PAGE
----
Like most Chinese scientists, the worst for Zhao came during the radical Cultural Revolution (1966– 1976). Accused, ironically, of being an American agent (due to his observation of the atomic bomb tests and his detention in Japan) and a capitalist (due to his role in starting the pencil factory), he was detained for a time by the Maoist Red Guards in the Chinese Academy of Sciences. Zhao’s conditions improved, as did those of many other senior Chinese scientists, in the early 1970s, when American scientists, especially Chinese American scientists, visited China following President Richard Nixon’s groundbreaking trip in 1972. In 1973 Zhao became deputy director of the newly established Institute of High Energy Physics (IHEP) of the Chinese Academy of Sciences. When Mao’s death in 1976 led to an end of the Cultural Revolution, Zhao reemerged as a senior Chinese nuclear physicist and was much honored by the post-Mao government and the scientific community. Before his death in 1998 due to an illness, he was especially delighted to see the building and successful operation of the Beijing Electron-Positron Collider in the IHEP in the 1980s and 1990s, the result of a collaboration between the United States and China in high-energy physics.


There is no known depository of Zhao’s correspondence or unpublished papers but presumably some of them are contained in the archives at the Chinese Academy of Sciences and its Institute of High Energy Physics in Beijing. A fairly complete list of his scientific publications are included in Zhao Zhongyao lunwen xuanji (Selected papers of Zhao Zhongyao), 1992.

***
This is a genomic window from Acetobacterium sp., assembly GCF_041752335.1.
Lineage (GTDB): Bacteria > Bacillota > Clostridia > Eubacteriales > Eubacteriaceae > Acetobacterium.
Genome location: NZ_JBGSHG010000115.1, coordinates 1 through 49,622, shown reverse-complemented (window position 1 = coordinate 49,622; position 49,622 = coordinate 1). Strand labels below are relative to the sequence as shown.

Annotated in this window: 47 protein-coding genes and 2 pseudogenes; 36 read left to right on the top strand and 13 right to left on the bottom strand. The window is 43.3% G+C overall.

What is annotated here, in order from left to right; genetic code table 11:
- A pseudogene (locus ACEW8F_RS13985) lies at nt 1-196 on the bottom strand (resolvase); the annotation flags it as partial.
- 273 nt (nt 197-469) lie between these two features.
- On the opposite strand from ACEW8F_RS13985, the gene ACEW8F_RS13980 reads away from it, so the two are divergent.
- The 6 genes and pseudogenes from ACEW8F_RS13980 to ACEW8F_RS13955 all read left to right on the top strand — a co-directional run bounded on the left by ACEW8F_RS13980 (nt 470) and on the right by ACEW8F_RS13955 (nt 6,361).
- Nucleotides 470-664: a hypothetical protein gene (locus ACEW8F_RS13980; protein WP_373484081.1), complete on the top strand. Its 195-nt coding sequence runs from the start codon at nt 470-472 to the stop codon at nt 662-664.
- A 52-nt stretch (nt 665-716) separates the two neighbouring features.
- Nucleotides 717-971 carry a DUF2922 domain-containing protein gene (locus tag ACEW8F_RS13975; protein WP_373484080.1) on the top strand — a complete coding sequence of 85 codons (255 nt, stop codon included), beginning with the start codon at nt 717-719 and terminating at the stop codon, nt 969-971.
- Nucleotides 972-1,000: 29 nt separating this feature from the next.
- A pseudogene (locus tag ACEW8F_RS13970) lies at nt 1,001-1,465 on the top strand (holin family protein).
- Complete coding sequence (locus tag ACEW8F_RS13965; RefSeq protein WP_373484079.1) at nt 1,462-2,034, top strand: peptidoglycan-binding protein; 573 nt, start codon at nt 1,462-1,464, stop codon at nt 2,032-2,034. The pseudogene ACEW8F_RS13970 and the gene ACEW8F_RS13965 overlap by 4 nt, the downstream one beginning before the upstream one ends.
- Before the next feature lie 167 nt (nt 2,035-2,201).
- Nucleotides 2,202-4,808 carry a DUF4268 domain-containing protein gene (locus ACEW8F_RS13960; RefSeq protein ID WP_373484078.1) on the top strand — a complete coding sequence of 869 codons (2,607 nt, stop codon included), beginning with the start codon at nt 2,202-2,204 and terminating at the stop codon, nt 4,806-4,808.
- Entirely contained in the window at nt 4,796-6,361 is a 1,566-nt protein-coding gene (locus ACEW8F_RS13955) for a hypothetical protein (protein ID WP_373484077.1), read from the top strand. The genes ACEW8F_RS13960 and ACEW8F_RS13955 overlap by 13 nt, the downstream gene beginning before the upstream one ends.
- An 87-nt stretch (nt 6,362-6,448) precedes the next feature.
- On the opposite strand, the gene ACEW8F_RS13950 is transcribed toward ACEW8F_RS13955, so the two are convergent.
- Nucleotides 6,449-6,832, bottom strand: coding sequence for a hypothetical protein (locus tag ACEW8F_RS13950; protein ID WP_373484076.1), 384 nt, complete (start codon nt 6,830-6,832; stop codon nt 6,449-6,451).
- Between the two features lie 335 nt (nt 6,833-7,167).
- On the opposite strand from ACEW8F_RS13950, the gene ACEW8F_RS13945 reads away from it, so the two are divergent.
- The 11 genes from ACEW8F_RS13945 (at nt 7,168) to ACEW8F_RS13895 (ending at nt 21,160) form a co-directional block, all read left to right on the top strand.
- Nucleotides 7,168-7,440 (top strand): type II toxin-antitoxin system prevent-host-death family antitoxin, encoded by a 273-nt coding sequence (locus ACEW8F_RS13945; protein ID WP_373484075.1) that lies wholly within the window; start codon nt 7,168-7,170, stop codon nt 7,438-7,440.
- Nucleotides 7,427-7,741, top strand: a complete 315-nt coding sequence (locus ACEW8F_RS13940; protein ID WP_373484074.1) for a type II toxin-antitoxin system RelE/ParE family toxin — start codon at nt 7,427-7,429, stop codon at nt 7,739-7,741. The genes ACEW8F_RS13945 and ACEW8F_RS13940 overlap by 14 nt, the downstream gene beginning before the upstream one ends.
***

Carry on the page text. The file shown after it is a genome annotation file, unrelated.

“The Problem of the Ionized Hydrogen Molecule.” Proceedings of the National Academy of Sciences of the United States of America 15, no. 7 (15 July 1929): 558–565.

“The Absorption Coefficient of Hard γ-Rays.” Proceedings of the National Academy of Sciences of the United States of America 16, no. 6 (15 June 1930): 431–433.

“Scattering of Hard γ-Rays.” Physical Review 36, no. 10 (15 November 1930): 1519–1522.

“The Abnormal Absorption of Heavy Elements for Hard γ-Rays.” Proceedings of the Royal Society of London 135 [A], no. 826 (1 February 1932): 206–213.

With He Zehui and Yang Chengzong, eds. Yuanzineng de yuanli he yingyong [Principles and applications of atomic energy]. Beijing: Science Press, 1956.

Zhao Zhongyao lunwen xuanji [Selected papers of Zhao Zhongyao]. Beijing: Science Press, 1992. Includes most of Zhao’s scientific publications and an autobiographical account by Zhao.


Cao, Cong. “Chinese Science and the ‘Nobel Prize Complex.’”

Minerva 42 (2004): 151–172.

Li, Bing An, and C. N. Yang. “C. Y. Chao, Pair Creation and Pair Annihilation.” International Journal of Modern Physics A 4 (1989): 4325–4335. The first careful historical examination of the process and significance of Zhao’s work in the 1930s.

Wang, Xueying, and Zheng Linsheng. “Zhao Zhongyao.” In Zhongguo xiandai kexuejia zhuanji [Biographies of modern Chinese scientists], 6 vols., edited by Lu Jiaxi, vol. 4, 85–93. Beijing: Science Press, 1993.

Zuoyue Wang